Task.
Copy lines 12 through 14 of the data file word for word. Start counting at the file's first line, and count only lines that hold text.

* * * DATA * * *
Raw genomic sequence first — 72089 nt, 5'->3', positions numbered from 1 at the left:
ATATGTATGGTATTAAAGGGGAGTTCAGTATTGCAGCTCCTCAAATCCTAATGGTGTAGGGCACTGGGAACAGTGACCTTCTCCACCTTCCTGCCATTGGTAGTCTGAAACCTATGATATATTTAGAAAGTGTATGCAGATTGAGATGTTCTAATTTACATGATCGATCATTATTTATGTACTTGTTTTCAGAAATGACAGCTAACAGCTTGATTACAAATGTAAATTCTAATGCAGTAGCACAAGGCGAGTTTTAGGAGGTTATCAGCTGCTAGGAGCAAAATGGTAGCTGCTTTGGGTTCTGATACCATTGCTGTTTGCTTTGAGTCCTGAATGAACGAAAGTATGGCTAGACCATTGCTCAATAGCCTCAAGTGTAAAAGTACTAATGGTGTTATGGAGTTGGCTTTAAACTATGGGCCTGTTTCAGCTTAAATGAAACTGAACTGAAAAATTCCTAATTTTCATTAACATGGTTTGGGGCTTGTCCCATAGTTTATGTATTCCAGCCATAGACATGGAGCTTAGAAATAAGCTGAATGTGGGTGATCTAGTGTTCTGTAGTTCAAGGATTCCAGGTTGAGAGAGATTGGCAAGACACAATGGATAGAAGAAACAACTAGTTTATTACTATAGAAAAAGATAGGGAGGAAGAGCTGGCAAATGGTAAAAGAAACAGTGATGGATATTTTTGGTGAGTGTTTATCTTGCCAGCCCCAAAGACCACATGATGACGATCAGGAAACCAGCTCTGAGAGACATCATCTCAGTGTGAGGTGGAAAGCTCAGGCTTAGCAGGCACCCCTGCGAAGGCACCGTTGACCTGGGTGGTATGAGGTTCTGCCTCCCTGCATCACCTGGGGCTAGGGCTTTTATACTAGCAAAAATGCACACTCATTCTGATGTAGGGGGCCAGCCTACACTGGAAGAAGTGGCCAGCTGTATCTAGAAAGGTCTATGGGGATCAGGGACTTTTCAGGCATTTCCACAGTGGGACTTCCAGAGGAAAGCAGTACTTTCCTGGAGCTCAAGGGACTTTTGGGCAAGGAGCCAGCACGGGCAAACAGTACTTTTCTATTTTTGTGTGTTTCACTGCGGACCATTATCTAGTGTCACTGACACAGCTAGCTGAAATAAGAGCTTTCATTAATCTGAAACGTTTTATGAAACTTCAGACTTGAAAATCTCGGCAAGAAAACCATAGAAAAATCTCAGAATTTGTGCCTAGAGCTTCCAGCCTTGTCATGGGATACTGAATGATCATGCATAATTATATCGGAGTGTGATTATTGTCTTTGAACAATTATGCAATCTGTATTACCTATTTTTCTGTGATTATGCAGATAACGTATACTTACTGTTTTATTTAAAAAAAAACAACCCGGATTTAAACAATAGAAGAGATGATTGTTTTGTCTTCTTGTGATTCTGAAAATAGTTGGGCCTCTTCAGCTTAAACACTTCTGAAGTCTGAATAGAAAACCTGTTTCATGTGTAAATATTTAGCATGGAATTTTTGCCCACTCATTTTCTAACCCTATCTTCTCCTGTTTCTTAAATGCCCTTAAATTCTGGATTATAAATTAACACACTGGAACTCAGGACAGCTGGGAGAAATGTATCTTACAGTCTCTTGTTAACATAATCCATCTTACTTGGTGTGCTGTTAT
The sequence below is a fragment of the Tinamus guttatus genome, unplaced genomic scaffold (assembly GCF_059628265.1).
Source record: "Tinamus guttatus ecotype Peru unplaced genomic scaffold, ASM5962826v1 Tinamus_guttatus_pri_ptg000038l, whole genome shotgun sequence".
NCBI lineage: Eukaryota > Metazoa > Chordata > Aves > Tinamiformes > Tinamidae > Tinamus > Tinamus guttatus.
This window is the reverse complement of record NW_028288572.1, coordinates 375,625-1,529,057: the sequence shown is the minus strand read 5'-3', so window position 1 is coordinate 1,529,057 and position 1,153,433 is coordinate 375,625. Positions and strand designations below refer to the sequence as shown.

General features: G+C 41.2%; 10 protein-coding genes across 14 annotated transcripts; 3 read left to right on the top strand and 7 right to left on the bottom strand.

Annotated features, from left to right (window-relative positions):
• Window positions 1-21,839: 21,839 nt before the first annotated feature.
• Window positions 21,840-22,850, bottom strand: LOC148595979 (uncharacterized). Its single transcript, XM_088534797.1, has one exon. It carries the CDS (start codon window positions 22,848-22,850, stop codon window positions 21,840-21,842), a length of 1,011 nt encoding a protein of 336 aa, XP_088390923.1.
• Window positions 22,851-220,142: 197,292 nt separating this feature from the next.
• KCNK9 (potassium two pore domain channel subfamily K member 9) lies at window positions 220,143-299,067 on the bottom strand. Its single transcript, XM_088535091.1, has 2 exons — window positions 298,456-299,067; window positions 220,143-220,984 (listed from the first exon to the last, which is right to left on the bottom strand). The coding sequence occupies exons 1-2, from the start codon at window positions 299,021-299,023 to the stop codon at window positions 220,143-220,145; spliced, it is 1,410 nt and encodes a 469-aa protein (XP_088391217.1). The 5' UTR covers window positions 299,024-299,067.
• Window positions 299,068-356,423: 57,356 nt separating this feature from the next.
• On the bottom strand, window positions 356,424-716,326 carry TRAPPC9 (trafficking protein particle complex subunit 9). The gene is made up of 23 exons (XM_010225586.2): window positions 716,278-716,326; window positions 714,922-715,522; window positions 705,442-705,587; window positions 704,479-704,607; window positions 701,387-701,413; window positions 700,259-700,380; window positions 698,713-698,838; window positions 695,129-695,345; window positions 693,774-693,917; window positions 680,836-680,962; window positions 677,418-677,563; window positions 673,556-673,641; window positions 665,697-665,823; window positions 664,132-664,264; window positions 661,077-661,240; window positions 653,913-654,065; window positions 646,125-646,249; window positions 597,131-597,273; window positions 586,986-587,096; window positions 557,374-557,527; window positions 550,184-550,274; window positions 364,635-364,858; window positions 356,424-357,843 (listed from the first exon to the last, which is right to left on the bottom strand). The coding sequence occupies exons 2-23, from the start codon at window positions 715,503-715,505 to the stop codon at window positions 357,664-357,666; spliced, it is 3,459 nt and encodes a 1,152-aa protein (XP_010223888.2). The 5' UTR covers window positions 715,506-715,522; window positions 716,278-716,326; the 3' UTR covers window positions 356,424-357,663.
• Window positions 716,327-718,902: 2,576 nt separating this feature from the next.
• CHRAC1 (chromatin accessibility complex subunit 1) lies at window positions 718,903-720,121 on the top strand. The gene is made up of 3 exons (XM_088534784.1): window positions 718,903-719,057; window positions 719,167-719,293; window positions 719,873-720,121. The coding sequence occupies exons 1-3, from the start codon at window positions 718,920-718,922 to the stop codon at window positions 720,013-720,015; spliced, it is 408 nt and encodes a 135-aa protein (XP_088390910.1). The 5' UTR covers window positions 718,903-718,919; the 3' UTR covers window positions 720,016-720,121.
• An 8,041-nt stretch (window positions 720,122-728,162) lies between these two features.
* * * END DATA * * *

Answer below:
• KCNK9 (potassium two pore domain channel subfamily K member 9) lies at window positions 220,143-299,067 on the bottom strand. Its single transcript, XM_088535091.1, has 2 exons — window positions 298,456-299,067; window positions 220,143-220,984 (listed from the first exon to the last, which is right to left on the bottom strand). The coding sequence occupies exons 1-2, from the start codon at window positions 299,021-299,023 to the stop codon at window positions 220,143-220,145; spliced, it is 1,410 nt and encodes a 469-aa protein (XP_088391217.1). The 5' UTR covers window positions 299,024-299,067.
• Window positions 299,068-356,423: 57,356 nt separating this feature from the next.
• On the bottom strand, window positions 356,424-716,326 carry TRAPPC9 (trafficking protein particle complex subunit 9). The gene is made up of 23 exons (XM_010225586.2): window positions 716,278-716,326; window positions 714,922-715,522; window positions 705,442-705,587; window positions 704,479-704,607; window positions 701,387-701,413; window positions 700,259-700,380; window positions 698,713-698,838; window positions 695,129-695,345; window positions 693,774-693,917; window positions 680,836-680,962; window positions 677,418-677,563; window positions 673,556-673,641; window positions 665,697-665,823; window positions 664,132-664,264; window positions 661,077-661,240; window positions 653,913-654,065; window positions 646,125-646,249; window positions 597,131-597,273; window positions 586,986-587,096; window positions 557,374-557,527; window positions 550,184-550,274; window positions 364,635-364,858; window positions 356,424-357,843 (listed from the first exon to the last, which is right to left on the bottom strand). The coding sequence occupies exons 2-23, from the start codon at window positions 715,503-715,505 to the stop codon at window positions 357,664-357,666; spliced, it is 3,459 nt and encodes a 1,152-aa protein (XP_010223888.2). The 5' UTR covers window positions 715,506-715,522; window positions 716,278-716,326; the 3' UTR covers window positions 356,424-357,663.